Take advantage of this time at home with your children and enjoy sharing exciting experiences like this one! 

If your have concerns about your child’s development, please don’t hesitate to reach out! 


Dickie VA, Baranek GT, Schultz B, Watson LR, McComish CS. Parent reports of sensory experiences of preschool children with and without autism: a qualitative study. Am J Occup Ther. 2009;63(2):172-181. doi:10.5014/ajot.63.2.172

Dunn, Winnie PhD, OTR, FAOTA Supporting Children to Participate Successfully in Everyday Life by Using Sensory Processing Knowledge, Infants & Young Children: April-June 2007 – Volume 20 – Issue 2 – p 84-101 doi: 10.1097/01.IYC.0000264477.05076.5d

Therapyworks Erin Michelle

Are you interested in services for your child? Founded by Michelle Worth and Erin Vollmer, TherapyWorks provides in-home speech, occupational and physical therapies in Michigan, Ohio and Illinois and teletherapy nationwide.

Related Posts

Here’s the Plan: Using Social Stories to Improve Your Child’s Understanding and Behavior

Did you know that children learn more quickly during their first few years than any other time in their lives? …

Here’s the Plan: Using Social Stories to Improve Your Child’s Understanding and Behavior Read More »

How to Grow Your Child’s Cognitive Skills through Gardening

Spring into action! Plant a garden with your child and watch their test scores, behavior, and language skills bloom. We’ve …

How to Grow Your Child’s Cognitive Skills through Gardening Read More »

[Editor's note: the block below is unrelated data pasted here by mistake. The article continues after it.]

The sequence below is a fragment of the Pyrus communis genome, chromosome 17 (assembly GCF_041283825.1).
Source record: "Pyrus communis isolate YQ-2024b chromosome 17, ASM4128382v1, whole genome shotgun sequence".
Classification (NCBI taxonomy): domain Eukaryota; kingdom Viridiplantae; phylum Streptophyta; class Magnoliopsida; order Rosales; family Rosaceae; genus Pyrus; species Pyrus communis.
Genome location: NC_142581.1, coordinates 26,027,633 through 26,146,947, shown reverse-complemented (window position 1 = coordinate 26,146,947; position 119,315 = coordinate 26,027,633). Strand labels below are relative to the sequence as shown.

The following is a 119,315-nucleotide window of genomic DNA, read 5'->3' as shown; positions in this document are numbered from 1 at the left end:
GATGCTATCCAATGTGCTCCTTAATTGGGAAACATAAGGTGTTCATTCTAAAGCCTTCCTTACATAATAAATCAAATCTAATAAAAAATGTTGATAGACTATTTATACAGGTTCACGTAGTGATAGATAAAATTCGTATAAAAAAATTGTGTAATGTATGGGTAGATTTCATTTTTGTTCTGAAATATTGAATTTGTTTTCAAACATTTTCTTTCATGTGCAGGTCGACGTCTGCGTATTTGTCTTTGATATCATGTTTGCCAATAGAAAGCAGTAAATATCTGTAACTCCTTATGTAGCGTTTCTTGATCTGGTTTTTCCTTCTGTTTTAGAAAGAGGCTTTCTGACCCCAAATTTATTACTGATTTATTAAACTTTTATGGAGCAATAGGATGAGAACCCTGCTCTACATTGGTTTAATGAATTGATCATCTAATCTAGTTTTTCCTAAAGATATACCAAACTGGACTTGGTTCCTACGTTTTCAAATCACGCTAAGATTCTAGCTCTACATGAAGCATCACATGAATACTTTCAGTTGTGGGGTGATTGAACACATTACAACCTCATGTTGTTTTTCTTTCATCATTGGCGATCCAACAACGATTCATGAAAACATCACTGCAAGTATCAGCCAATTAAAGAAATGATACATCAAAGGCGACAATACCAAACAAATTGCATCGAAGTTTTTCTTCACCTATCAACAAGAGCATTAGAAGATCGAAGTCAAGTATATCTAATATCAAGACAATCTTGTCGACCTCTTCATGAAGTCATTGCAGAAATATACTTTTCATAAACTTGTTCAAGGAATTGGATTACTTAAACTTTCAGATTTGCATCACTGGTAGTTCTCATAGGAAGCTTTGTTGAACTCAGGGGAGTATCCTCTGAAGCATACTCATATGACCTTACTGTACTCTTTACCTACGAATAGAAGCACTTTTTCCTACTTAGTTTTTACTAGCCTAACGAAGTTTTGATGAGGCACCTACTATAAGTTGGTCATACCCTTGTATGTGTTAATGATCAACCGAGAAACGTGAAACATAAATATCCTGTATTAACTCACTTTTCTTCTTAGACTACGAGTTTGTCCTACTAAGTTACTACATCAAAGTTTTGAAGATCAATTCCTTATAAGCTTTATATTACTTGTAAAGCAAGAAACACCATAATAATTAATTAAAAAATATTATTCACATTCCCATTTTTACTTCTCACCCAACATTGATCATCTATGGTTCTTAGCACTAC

Why Parents Should Skip the Sippy Cup and Start with Straws

When it’s time to say “bye-bye” to bottles, parents may think that giving their child a sippy cup with a …

Why Parents Should Skip the Sippy Cup and Start with Straws Read More »

Enhancing Your Child’s Social Emotional Development Through Play

“He had it first”, “Take turns”, “Share your toys!” You’re having coffee with another mom at a playdate as you …

Enhancing Your Child’s Social Emotional Development Through Play Read More »

What is Occupational Therapy and What can I Expect from it?

You may have never thought of children as having “jobs”, but they really do! Getting dressed, eating a variety of …

What is Occupational Therapy and What can I Expect from it? Read More »

Follow Us

COVID-19 Protocol

We hope you and your family are continuing to stay safe and healthy! We have outlined our protocols for in-person sessions during COVID-19. As you know, the health and safety of our clients and therapists remain our highest priority. As always, please reach out with any questions or concerns. Thank you for your cooperation and understanding as we work together through these unprecedented times.

Hand Washing:
Upon arrival at your home, your therapist will wash their hands with soap and water and/or use hand sanitizer. We ask that you and your child also wash your hands and/or use hand sanitizer upon your therapist’s arrival.
We are asking our therapists to wear masks upon entering your home and throughout your child’s session. That said, we understand that some children have adverse reactions to seeing adults in masks and will leave it up to you and your therapist to decide your comfort level while still taking safety precautions.
We ask that parents and caregivers also follow the guidelines and wear masks when sitting in on sessions. We will not enforce that policy, but we do kindly ask for compliance.
As for your child, we realize that masks may not be appropriate for every child so we will not enforce the rule that children over the age of 2 should wear a mask.  However, if your therapist insists that your child wear a mask, then that will be a requirement directly between the two of you. We respect our therapists’ individual comfort levels with safety precautions and ask that you respect them as well.


Protocol Acknowledgment and Health Certification:

Before your child’s first in-person session, we are asking clients to submit an acknowledgment of these protocols and a health certification, which you can find here. Thank you again for your cooperation and for helping all of us stay healthy!